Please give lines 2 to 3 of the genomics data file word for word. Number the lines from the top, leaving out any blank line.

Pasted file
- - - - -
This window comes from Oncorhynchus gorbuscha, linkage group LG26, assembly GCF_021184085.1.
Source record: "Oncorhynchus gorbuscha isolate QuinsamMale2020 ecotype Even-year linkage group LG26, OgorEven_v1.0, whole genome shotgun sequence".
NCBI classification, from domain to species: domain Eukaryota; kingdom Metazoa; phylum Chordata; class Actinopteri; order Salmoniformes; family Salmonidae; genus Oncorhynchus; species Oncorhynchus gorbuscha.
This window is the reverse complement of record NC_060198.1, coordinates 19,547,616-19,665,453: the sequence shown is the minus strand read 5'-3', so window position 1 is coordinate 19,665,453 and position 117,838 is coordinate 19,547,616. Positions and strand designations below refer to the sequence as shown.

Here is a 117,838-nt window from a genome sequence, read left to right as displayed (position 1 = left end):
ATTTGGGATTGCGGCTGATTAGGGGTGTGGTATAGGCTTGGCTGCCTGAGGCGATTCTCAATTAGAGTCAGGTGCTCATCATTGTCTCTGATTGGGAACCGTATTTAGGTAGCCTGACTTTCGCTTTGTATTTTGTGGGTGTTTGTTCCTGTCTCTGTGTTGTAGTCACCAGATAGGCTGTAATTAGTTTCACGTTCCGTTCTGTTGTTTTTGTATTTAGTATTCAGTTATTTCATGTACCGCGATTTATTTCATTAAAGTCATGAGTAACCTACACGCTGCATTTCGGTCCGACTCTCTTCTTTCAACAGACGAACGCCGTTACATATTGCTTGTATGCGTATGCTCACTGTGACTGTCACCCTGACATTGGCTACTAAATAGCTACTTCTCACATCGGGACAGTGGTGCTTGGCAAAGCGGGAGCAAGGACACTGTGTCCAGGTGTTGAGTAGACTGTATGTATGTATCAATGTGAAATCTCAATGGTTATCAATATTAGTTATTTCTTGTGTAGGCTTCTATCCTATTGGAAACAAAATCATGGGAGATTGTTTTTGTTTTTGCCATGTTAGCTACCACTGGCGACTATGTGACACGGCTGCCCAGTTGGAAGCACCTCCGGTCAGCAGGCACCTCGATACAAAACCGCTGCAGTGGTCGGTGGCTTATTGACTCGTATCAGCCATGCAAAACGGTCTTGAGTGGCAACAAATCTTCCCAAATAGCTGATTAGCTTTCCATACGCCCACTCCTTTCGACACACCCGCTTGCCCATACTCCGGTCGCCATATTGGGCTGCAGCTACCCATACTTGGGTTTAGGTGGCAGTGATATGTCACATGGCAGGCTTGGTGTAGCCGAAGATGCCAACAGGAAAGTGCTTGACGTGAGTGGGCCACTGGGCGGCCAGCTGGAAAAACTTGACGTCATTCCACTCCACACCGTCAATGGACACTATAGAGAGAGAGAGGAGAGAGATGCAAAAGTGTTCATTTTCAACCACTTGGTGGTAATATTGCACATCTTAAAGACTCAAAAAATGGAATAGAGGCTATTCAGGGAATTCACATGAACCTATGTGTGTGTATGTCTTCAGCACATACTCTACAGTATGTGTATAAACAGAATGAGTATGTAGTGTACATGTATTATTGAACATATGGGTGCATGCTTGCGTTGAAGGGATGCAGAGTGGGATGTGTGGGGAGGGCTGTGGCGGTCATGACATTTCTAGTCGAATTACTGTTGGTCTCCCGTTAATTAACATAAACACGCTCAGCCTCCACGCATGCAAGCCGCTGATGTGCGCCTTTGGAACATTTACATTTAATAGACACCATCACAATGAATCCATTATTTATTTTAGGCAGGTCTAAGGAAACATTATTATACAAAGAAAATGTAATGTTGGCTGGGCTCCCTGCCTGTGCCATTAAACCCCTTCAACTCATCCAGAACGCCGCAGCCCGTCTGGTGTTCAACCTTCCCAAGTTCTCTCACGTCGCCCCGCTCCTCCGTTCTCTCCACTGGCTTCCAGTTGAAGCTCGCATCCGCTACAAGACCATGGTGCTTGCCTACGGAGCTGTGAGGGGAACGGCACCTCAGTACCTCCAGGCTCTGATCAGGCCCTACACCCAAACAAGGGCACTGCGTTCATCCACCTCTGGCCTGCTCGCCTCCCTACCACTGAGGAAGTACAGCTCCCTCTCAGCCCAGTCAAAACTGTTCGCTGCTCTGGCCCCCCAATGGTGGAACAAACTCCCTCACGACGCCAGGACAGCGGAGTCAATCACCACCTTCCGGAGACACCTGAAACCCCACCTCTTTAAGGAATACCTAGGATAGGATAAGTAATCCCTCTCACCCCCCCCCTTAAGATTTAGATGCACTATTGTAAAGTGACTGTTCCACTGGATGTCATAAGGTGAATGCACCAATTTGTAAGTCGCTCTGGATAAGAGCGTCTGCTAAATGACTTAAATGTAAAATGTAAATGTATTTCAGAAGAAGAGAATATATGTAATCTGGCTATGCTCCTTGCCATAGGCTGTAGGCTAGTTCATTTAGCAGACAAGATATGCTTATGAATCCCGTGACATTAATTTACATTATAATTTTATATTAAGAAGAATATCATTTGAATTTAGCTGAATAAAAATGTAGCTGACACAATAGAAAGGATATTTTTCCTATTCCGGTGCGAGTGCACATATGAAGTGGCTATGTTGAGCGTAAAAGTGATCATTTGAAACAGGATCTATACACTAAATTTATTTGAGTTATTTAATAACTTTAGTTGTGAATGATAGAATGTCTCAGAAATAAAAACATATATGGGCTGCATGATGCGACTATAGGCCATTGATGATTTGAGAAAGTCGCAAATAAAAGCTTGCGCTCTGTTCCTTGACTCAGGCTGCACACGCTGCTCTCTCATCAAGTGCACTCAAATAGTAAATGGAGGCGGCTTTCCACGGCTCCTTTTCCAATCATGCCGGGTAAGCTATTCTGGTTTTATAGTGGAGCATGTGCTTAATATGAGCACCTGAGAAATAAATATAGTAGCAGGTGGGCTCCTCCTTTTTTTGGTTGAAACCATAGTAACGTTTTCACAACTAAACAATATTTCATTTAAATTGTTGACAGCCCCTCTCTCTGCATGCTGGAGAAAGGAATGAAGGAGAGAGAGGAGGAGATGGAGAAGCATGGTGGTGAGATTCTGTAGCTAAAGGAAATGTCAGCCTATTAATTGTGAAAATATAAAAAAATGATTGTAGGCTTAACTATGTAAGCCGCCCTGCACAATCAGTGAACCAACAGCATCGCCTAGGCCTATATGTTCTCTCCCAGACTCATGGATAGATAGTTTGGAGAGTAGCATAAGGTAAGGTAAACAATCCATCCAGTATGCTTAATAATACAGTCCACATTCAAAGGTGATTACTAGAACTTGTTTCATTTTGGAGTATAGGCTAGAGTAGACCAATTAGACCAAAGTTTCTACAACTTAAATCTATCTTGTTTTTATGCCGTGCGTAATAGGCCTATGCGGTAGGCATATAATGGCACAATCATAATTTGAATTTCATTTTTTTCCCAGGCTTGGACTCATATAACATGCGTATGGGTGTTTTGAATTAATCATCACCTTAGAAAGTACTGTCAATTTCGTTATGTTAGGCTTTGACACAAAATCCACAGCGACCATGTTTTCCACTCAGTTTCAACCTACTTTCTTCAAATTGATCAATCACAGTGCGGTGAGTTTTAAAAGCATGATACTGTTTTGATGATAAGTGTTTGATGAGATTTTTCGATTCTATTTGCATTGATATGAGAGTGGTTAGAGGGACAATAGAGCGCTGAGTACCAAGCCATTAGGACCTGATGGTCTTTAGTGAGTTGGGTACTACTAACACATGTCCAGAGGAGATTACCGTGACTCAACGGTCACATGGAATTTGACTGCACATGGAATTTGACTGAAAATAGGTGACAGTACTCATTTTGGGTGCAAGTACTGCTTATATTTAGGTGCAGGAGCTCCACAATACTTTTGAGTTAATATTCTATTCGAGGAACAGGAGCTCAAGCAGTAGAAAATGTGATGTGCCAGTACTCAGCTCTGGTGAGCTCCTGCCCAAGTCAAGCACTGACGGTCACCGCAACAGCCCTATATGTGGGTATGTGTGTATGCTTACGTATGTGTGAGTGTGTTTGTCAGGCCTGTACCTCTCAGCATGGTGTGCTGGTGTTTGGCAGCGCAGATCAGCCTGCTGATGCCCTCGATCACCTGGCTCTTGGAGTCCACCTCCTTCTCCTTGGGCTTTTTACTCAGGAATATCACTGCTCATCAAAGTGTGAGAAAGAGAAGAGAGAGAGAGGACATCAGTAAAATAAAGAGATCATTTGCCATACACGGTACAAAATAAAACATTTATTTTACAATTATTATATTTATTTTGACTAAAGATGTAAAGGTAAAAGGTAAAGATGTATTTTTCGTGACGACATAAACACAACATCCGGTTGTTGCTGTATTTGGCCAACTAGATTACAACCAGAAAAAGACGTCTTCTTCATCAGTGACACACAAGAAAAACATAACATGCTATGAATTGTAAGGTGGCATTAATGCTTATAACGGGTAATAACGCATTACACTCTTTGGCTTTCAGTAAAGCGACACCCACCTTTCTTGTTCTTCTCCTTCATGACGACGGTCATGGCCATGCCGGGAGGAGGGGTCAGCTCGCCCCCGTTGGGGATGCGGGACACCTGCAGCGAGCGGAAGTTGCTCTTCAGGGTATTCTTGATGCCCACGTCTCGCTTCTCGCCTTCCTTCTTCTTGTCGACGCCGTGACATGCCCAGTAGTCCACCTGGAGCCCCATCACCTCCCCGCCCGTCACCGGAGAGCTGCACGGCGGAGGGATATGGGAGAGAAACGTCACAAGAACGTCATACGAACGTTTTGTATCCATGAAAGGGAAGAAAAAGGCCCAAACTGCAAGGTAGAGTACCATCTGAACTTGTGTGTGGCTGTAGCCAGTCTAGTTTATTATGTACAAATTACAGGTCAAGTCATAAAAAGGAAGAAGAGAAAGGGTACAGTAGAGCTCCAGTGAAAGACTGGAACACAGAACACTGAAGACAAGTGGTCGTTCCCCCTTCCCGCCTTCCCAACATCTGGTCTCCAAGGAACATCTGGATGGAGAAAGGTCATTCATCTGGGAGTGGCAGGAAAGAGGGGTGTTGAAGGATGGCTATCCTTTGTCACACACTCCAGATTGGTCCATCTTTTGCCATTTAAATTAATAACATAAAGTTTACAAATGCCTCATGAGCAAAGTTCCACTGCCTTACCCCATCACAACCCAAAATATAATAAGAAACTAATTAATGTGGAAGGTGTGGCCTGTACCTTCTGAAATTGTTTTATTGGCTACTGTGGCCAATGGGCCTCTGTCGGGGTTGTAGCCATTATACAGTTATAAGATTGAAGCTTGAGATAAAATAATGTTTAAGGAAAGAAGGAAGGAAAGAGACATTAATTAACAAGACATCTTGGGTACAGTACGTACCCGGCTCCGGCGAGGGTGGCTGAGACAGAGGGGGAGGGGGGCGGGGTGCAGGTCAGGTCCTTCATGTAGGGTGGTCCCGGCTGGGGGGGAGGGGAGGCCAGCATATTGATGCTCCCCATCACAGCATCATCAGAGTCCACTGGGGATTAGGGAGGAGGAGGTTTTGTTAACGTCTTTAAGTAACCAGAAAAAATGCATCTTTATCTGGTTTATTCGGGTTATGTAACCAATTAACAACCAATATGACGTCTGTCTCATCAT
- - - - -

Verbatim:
Source record: "Oncorhynchus gorbuscha isolate QuinsamMale2020 ecotype Even-year linkage group LG26, OgorEven_v1.0, whole genome shotgun sequence".
NCBI classification, from domain to species: domain Eukaryota; kingdom Metazoa; phylum Chordata; class Actinopteri; order Salmoniformes; family Salmonidae; genus Oncorhynchus; species Oncorhynchus gorbuscha.